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Young Adults and Prescription Drugs

Young Adults and Prescription Drugs



If you’re a young adult, you’re probably finding yourself going through a period of major transitions – the bridge between your teenage years and the full-fledged independence of your adulthood. You likely have some significant life changes taking place. From establishing your career path to paying your own rent and bills, you may be taking on a lot of responsibilities, and these can make life stressful.

Those pressures can add up, and they can make it tempting to use certain substances to relax. It can also be tempting to use pills and other drugs to get more energy to complete all of your tasks at hand. As a result, maybe you’ve started using prescription drugs like Xanax or Adderall.

Since these drugs are prescribed by doctors, it’s understandable that people might think they’re harmless. But using them without a prescription can have serious consequences including severe psychological problems, dependence, addiction and even fatal withdrawal symptoms. In fact, more Americans now die of prescription drug overdoses than of car accidents.

These risks are serious. If you’re dependent on or addicted to prescription drugs, you need professional treatment in order to quit using safely. Let’s take a look at what prescription drugs are commonly misused, how addiction develops and what you can do if you’re struggling with prescription drug abuse.

How Prescription Medications are Misused

Prescription drugs are pills, liquids and other forms of medicine that a doctor or other qualified medical professional has ordered for a specific patient, for a specific medical purpose. Medical professionals who can prescribe these drugs consider many factors, such as the patient’s weight and medical history, and they’re careful to provide the proper dosage amounts. Because these substances have potentially dangerous side effects, they’re not available over the counter.

No one other than the patients themselves should use their prescription – even if they have the same medical condition. Even patients can use medications only in the amount and method that was prescribed. But unfortunately, because these drugs are prescribed so frequently, many young adults obtain and use them illegally. Painkillers, sedatives, tranquilizers and stimulants are misused for various reasons, including the following:

  • To feel good or to relax
  • To concentrate better
  • To lose weight
  • To have more energy
  • To relieve anxiety
  • To sleep better

Many types of prescription drugs are misused, but the most common are:

  • OpioidsDoctors prescribe opioids mainly for pain relief. The most common opioids include codeine, Vicodin and OxyContin.
  • DepressantsDepressants are prescribed for people with anxiety or sleeping problems. The most popular depressants are Valium and Xanax.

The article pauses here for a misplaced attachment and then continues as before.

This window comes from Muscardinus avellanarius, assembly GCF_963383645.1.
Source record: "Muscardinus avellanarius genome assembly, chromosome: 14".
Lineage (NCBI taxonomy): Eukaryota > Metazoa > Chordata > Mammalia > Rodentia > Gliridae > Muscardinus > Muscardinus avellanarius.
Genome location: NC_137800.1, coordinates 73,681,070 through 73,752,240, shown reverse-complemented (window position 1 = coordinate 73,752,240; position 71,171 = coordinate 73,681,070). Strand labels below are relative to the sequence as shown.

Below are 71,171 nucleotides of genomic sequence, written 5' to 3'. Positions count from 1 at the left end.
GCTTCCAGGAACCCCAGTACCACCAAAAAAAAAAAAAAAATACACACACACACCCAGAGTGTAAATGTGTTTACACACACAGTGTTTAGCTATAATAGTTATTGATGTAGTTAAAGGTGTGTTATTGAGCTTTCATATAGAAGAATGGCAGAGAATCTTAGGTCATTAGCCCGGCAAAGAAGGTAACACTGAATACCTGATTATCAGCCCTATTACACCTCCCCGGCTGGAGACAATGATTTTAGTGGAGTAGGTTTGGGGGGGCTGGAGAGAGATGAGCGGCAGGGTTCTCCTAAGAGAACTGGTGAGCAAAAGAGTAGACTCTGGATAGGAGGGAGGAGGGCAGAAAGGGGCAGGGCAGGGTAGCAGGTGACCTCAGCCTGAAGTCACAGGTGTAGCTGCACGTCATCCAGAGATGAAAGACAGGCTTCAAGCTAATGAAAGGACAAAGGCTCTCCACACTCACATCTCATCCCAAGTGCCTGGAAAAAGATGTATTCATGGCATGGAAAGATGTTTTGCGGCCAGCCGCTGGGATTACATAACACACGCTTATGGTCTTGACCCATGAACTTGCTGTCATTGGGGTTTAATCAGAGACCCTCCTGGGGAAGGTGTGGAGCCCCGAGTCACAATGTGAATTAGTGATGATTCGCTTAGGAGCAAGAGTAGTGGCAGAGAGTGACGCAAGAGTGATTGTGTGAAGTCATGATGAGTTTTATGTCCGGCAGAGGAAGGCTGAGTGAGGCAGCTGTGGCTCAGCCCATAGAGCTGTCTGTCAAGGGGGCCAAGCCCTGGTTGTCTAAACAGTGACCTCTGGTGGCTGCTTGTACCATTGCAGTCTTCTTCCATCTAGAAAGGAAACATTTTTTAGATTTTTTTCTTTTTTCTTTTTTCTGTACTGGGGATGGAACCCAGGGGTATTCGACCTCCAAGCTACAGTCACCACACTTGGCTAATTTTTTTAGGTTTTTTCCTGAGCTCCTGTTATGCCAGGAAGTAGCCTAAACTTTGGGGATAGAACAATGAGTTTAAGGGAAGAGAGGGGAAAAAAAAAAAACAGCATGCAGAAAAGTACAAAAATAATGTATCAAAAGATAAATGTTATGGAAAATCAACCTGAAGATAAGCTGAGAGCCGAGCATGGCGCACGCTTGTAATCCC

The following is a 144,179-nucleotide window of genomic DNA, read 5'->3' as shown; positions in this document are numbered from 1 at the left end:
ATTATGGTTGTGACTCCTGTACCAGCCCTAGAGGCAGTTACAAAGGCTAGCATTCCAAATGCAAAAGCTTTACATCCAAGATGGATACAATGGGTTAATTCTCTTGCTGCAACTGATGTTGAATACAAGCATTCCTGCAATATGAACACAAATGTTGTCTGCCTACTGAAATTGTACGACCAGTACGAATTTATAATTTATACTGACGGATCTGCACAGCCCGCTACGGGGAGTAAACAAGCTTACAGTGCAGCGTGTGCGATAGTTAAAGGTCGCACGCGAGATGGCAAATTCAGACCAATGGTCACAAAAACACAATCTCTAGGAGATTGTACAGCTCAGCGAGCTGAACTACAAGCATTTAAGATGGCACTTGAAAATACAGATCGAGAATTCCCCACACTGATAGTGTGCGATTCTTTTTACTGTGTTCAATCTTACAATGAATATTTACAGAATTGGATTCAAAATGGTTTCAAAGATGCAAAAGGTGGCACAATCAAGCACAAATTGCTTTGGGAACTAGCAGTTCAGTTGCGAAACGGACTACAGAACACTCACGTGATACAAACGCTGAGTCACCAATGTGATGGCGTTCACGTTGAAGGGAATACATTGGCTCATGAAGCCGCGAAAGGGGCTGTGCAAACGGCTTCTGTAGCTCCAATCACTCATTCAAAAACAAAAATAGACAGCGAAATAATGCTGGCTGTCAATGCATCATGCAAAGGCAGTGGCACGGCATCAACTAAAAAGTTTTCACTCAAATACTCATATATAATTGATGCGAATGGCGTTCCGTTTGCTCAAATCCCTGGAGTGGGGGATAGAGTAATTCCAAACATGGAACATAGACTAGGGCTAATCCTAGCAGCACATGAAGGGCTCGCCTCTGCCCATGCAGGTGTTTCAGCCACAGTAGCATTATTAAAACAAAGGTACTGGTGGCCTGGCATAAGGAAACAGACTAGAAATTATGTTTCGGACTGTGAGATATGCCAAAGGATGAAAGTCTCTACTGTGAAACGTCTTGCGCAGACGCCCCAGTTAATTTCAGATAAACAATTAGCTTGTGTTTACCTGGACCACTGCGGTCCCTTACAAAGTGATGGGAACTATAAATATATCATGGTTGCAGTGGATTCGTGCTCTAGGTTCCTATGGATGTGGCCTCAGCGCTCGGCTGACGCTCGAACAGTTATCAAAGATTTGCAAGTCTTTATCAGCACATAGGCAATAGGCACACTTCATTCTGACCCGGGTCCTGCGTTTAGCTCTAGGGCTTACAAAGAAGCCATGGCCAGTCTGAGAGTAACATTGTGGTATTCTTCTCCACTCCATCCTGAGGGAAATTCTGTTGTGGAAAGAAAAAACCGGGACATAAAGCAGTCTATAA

• StimulantsStimulants are prescribed mainly to treat attention-deficit hyperactivity disorder (ADHD). The most common stimulants are Adderall and Ritalin.

Prescription Drug Abuse: A Growing Problem

Sadly, these drugs are misused frequently, and the problem is getting worse. According to the National Institute on Drug Abuse, 54 million Americans – 20 percent of the population 12 years old and over – have misused prescription drugs at least once. Even worse, the age group with the highest percentage of users is young adults.

One reason that the number of people who misuse prescription drugs is so high is that they’re easy to obtain. People get them from family members who have the drugs in their medicine cabinet, buy them online from fake pharmacies or illicit websites, get them from friends, or purchase them on the street.

The Dangers of Prescription Drug Use


If you’re using prescription drugs without a prescription, you’re putting your physical and mental health at risk. Here are some of the risks associated with prescription medication abuse:

Opioids (OxyContin, Vicodin, Codeine and Morphine)

The side effects of opioids include:

  • Loss of consciousness
  • Confusion
  • Nausea
  • Constipation
  • Slowed breathing

Depressants (Xanax, Halcion, Librium, Klonopin, Amytal and Numbutal)

Depressants can cause the following side effects, among others:

  • Drop in blood pressure
  • Slowed heart rate
  • Fever
  • Loss of awareness
  • Hallucinations
  • Depression
  • Loss of coordination

Stimulants (Adderall, Ritalin and Concerta)

The side effects of stimulants can include:

  • Increased heart rate
  • High blood pressure
  • Elevated body temperature
  • Inability to sleep
  • Loss of appetite

One of the most serious aspects of each of these types of drugs is the danger of developing a dependence – the need to continue taking the drug just to feel normal. In this case, it’s extremely difficult to stop, because doing so results in withdrawal symptoms. Each type of drug has its own set of withdrawal symptoms, but some of the most common are: